Data has changed the way we do business – it's arguable that businesses can't survive in the modern world without making use of data. The most successful brands and agencies are those that are using data in innovative ways, to target the right customers and speak directly to them.
Here are five ways that data is creating better experiences.
The rise of ad blocking shows consumers aren’t happy about ads interrupting their experience. With data on how people are using sites and why they are avoiding others can help brands create less intrusive, more user-friendly ads.
This is especially important on mobile sites, where mobile data usage is a key factor in driving consumers towards ad blockers – according to PageFair, there are twice as many mobile ad blockers as desktop ad blockers, with 22% of the world's 1.9 billion smartphone users employing ad blockers.
Facebook is a prime example of using data to create a better-designed user experience. The social media site's wealth of user data enables it to target native ads within its news feed, ensuring that users are served relevant, useful advertising.
2 Forecasting needs
In the retail sphere, shops are gathering data about consumer habits and demographics. To make the most of this, brands can serve particular demographics ads for upcoming life events.
For example, The New York Times famously reported on how retailers determine out how pregnant women shop depending on how far along they are, serving them ads on what they will need for the next stages. New mums can learn about what to expect, and stock up on the things they’ll need at the same time.
Data can come from unusual sources, too; analytics company AnalyticsIQ notes that car ownership can be an indicator of changing lifestyles, as growing families tend to trade in smaller cars for SUVs or minivans.
3 Drive brand loyalty
To make sure customers come back for more, retailers have made use of points-based loyalty cards for some time. However they are fast becoming a thing of the past and retailers are having to act fact to make them relevant.
Virgin launched a loyalty app called Red in June to bring customers from its different brands together on one platform. By using it to target a larger base of consumers, the brand is incentivising them to spend with other Virgin brands.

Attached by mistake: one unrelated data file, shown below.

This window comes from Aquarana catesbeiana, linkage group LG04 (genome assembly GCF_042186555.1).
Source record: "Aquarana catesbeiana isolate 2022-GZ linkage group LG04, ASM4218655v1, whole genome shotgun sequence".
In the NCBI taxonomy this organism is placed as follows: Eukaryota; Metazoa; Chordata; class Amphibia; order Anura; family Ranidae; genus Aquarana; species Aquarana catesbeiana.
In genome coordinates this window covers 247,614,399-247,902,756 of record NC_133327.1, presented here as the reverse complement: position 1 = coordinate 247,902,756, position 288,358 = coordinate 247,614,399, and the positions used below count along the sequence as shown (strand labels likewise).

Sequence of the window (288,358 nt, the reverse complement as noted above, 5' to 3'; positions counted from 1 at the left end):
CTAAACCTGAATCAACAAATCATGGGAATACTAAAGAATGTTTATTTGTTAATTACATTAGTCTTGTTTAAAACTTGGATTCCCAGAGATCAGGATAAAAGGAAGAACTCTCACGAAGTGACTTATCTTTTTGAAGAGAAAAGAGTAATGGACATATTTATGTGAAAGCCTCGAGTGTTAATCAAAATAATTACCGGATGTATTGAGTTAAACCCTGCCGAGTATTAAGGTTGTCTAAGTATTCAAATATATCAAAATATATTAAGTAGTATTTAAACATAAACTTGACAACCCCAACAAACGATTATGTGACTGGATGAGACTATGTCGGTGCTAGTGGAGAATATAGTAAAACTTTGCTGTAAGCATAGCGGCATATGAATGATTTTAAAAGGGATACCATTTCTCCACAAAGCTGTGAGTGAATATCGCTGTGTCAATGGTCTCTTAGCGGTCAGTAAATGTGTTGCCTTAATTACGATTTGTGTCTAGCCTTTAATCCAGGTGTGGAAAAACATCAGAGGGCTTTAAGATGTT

Starbucks is another brand bringing innovation into the play with an app that allows customers to order and pay for their drink on their way to the store. Why wait for your morning coffee?
4 More of what the consumer likes
Reading up on a favourite topic, be it sports, tech, beauty or politics, and then to be shown similar articles means the consumer can understand the most around their chosen subject.
As a user follows certain accounts on social media, or clicks on particular links, publishers can make sure they are bringing up relevant articles for that person, keeping them engaged on the site for longer.
Once again, Facebook is a good example in the way it brings up relevant posts when a user clicks on a popular article.
5 New products
Data on people’s interests when it comes to what they like to watch or read also means that media owners can improve on popular formats. If there is a topic that is well read, a publisher will work hard to make sure it has covered all bases on it.
The same goes for TV, and can be interpreted for online videos. You only need to look at the rise of talent shows taking over Saturday night TV over the past ten years. Those at the forefront will understand the popular trends and serve the user new ideas.
It is well documented that Netflix made use of audience interests when it created the hit-show House of Cards. Using its vast store of viewer data, the subscription service was able to demonstrate that viewers had streamed films directed by House of Cards producer David Fincher, and that they had watched films starring Kevin Spacey (as well as the original BBC version of House of Cards). With those data points, they could be confident that the US remake of the show would perform well.